Dr. Krause, AIM program director writes, "The following was written by Jennifer Swartz Turfle and was published in the Finance Professionals’ Post – a publication of the New York Society of Security Analysts. Hopefully you will find the three tips to be useful in helping you pass the CFA exam or acing the GMAT. Good luck."
From an analysis for a client, to a decision about when to buy that stock you’ve been watching, your job tests you every day. If you’re taking the June exam to become a Chartered Financial Analyst (CFA) the test is not just a figure of speech: it’s an impending reality. Even if you have figured out how to manage a portfolio, the prospect of three six-hour-long exams is understandably daunting. Are you nervous about taking tests? Are you wondering how you can turn test-taking stress into test-passing confidence? Our look at recent scientific research on test-taking and anxiety will help you manage your stress and get the test results you need.
Many psychology studies show that stress and worry affect test performance. While there is some anxiety that you cannot change, there is some that you can. If you’re meeting your fiancé’s parents for the first time right after the exam, for example, your mind might be elsewhere during the test and your scores might suffer—but that isn’t test anxiety.
Test anxiety is your body’s physical response to having to perform on the spot. It’s a form of performance anxiety related to athletes’ “choking” in the clutch, and American Idol contestants’ going off-key when they first sing in front of a live television audience. If you’re someone who knows the material backward and forward before a test but draws a blank when it comes time to prove it, you may be prone to test anxiety.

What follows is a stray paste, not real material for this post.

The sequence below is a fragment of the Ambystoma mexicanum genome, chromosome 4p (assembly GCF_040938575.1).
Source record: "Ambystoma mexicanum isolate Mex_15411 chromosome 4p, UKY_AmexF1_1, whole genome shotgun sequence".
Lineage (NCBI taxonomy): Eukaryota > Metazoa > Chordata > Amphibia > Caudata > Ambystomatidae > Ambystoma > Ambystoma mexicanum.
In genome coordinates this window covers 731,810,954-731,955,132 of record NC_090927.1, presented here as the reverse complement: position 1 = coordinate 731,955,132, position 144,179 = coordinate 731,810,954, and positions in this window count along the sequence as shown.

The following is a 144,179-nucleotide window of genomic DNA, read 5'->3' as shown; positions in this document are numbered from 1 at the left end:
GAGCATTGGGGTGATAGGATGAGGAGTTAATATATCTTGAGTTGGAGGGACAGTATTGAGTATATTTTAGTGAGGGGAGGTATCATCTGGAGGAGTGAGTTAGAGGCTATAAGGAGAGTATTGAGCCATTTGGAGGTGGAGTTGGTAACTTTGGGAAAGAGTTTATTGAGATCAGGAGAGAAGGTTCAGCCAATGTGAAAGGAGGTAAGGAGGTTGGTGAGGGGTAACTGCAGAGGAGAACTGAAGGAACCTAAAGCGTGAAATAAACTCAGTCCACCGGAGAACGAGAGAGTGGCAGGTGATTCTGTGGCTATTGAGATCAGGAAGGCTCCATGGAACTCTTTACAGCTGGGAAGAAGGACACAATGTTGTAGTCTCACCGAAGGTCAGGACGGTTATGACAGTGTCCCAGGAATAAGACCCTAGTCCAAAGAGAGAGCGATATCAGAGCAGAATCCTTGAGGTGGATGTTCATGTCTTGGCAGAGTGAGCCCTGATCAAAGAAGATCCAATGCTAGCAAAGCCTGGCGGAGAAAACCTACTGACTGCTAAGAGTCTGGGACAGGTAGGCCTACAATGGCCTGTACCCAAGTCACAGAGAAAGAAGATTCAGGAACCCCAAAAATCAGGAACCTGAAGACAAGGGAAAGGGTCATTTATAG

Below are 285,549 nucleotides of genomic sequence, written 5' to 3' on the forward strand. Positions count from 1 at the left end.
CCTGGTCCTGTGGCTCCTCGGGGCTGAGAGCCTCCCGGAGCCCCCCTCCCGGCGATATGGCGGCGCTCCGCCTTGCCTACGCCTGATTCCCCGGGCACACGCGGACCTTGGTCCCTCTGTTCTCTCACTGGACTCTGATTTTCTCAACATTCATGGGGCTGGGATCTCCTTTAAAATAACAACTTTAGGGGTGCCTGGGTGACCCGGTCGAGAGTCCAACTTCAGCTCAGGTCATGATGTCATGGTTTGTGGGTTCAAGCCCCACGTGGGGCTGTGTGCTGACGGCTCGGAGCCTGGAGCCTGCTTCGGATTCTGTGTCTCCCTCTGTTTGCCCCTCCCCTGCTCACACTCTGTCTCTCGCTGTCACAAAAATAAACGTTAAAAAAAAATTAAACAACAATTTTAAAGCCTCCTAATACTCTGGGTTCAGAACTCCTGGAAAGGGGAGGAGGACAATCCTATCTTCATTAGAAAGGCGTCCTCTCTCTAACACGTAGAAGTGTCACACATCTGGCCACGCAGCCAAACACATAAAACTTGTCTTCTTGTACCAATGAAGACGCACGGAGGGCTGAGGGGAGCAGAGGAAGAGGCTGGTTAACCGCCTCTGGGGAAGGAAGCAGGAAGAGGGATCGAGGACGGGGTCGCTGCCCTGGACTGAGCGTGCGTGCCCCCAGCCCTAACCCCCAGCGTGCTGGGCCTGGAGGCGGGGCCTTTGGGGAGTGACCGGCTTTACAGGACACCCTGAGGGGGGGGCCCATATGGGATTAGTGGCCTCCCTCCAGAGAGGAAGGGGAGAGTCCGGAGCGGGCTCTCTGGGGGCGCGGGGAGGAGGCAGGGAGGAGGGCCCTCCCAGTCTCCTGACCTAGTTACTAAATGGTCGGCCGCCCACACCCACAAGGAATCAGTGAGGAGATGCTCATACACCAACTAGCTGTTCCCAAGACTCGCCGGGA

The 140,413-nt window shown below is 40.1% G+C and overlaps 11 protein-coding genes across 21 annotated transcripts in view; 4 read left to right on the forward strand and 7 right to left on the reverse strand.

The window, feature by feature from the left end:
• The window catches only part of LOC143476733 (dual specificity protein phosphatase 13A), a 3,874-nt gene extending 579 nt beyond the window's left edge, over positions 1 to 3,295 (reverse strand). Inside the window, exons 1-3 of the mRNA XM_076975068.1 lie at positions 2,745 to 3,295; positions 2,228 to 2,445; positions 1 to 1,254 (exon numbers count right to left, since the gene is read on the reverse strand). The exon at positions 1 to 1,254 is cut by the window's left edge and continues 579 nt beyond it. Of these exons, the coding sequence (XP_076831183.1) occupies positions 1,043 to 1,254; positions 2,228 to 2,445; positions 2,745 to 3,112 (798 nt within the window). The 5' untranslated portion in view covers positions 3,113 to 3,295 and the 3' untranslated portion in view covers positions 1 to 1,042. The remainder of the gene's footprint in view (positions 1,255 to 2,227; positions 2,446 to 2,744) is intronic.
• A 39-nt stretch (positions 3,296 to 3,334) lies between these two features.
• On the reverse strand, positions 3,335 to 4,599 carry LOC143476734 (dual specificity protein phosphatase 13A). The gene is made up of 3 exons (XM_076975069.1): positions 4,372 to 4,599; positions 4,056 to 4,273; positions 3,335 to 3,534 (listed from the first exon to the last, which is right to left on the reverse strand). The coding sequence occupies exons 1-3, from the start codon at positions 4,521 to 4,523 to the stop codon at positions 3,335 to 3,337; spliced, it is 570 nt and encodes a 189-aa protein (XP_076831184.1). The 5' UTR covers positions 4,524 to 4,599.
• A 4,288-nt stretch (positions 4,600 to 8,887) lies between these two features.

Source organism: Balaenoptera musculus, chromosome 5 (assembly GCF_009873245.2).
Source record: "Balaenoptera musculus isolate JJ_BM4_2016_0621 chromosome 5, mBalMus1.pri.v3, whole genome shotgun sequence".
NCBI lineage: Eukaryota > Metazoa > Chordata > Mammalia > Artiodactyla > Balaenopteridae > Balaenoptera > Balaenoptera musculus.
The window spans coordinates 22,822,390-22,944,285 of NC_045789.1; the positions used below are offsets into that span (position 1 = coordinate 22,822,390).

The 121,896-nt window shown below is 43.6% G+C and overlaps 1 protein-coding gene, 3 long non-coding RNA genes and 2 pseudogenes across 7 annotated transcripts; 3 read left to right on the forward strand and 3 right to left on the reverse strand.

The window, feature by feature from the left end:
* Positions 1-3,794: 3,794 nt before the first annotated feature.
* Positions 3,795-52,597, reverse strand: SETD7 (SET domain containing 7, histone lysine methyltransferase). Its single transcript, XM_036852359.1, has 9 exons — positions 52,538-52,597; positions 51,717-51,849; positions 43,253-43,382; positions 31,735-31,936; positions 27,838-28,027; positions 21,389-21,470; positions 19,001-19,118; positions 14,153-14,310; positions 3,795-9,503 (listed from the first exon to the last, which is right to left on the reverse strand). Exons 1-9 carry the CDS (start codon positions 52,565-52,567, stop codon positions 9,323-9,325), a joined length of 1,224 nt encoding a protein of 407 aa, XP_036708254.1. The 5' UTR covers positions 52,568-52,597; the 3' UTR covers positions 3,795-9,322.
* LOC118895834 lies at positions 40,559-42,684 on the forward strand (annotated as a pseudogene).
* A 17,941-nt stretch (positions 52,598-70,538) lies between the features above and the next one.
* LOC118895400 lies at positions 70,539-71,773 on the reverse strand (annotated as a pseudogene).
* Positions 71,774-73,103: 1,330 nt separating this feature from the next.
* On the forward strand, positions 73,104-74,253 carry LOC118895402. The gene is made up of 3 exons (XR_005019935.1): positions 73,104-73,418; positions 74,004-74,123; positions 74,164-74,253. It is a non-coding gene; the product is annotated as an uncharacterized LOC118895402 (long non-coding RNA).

Many recent studies have focused on how the brain and body react to high-stress situations. Below are several proven methods to manage your stress and improve your ability to take tests. Because performance anxiety is a bodily reaction, you can exercise your way to performing better in the same way athletes and singers overcome it. How does an American Idol get to Carnegie Hall? You guessed it…
Practice. One key to lowering stress is preparing for the situation that causes it. The more you know about what the test will be like, the less likely you will be to stress about it. Taking practice tests and even knowing the place where you’ll be tested in advance can help you feel more comfortable when the time finally comes to take the CFA exam. One of the foundations of the scientific research concerning test taking is “Processing Efficient Theory” (PET), which likens the brain to a computer. The more tasks your brain is doing at one time, the less efficiently it can do any one of them. Test anxiety pulls valuable brain power from where it should be (answering questions) and wastes it on destructive tasks (like worrying about failing). The more comfortable you are on test day, the more focused your mind will be.
Practice mindfulness. A recent study found that mindfulness meditation actually changes how the brain works, altering the way that functional neurons respond and allowing people to focus on the task at hand. Mindfulness-based Stress Reduction (MBSR) is a non-religious practice of simply paying attention to what’s happening around and within you. Studies have linked meditation and quiet rest periods with reducing anxiety; sitting still for just 15 minutes a day can improve your ability to let go of stress. And for an added benefit, several studies link meditation with increased memory power—which could come in very handy on test day.
Write your worries away. Two recent studies suggest that writing about your fears before an exam helps students get better grades. A University of Chicago study showed a whole letter grade improvement in high school and college students’ scores after students wrote for 8 to 10 minutes about their worries before an exam. A University of Colorado study found similar results. In the way that mindfulness mediation encourages letting go of judgments and negativity, researchers think writing about your stress before your exam might be a way of getting the anxiety out of your system. “It might be counterintuitive,” study author Sian Beilock told U.S. News, “but it’s almost as if you empty the fears out of your mind.”